10. The ablation catheter of claim 1 wherein the ablation catheter is a single-electrode ablation catheter.
11. The ablation catheter of claim 1 wherein the ablation catheter is a multi-electrode ablation catheter.
12. A method for tracking the circumferential ablation history of a renal artery, the method comprising:
ablating at least two areas on the renal artery using an ablation system comprising an ablation catheter comprising a catheter handle, an elongate catheter body, and an electrode, the ablation system further comprising a means for tracking an angular rotational history of the catheter handle during an ablation procedure, wherein the means for tracking an angular rotational history of the catheter handle is configured to record the circumferential angular ablation history of the electrode within the renal artery; and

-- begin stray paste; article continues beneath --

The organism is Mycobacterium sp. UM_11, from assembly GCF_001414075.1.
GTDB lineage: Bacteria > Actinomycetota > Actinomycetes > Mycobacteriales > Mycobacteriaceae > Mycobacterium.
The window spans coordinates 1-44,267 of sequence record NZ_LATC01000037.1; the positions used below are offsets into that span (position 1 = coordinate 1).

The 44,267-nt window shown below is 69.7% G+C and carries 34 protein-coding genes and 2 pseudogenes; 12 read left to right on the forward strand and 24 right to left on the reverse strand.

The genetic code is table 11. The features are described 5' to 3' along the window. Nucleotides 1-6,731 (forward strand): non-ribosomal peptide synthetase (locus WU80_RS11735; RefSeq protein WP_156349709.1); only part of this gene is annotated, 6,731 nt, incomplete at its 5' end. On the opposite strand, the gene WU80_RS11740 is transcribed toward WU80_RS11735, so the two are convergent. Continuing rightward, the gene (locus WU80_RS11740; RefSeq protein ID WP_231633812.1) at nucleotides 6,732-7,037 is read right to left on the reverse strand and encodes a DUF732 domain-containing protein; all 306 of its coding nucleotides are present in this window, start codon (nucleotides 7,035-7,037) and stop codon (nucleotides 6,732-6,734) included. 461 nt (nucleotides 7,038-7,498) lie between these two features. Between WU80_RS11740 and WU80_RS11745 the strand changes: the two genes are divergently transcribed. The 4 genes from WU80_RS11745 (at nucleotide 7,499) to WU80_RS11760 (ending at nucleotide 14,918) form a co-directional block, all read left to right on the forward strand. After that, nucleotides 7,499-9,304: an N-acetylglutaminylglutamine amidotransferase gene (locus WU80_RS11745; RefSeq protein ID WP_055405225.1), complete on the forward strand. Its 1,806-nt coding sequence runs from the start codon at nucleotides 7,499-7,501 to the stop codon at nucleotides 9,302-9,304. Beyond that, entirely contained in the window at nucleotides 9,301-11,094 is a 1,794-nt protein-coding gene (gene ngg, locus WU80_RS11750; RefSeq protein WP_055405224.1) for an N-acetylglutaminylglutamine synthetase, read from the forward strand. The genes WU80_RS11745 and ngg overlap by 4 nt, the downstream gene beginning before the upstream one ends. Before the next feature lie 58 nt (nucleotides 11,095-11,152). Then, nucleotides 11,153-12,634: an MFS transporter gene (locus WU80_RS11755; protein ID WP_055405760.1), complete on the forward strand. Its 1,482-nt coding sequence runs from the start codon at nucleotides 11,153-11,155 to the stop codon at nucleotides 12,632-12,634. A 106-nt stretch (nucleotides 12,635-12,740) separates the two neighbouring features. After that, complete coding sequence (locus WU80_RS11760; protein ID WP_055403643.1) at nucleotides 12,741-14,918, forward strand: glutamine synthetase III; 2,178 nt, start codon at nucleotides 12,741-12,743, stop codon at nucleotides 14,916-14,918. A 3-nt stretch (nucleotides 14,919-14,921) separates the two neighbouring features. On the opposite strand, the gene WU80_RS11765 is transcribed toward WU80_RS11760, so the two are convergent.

recording a circumferential angle for each ablation made by the electrode.
13. The method of claim 12 wherein the ablation system further includes a means for projecting the recorded circumferential angle for each ablation onto a visual medium.
14. The method of claim 12 wherein the means for tracking an angular rotational history of the catheter handle is a non-rotating rotational monitor attached to the catheter handle.
15. The method of claim 14 wherein the non-rotating rotational monitor has an output proportional to a rotational angle of the catheter handle.
16. The method of claim 15 wherein the non-rotating rotational monitor includes a series of markings indicating values for angles.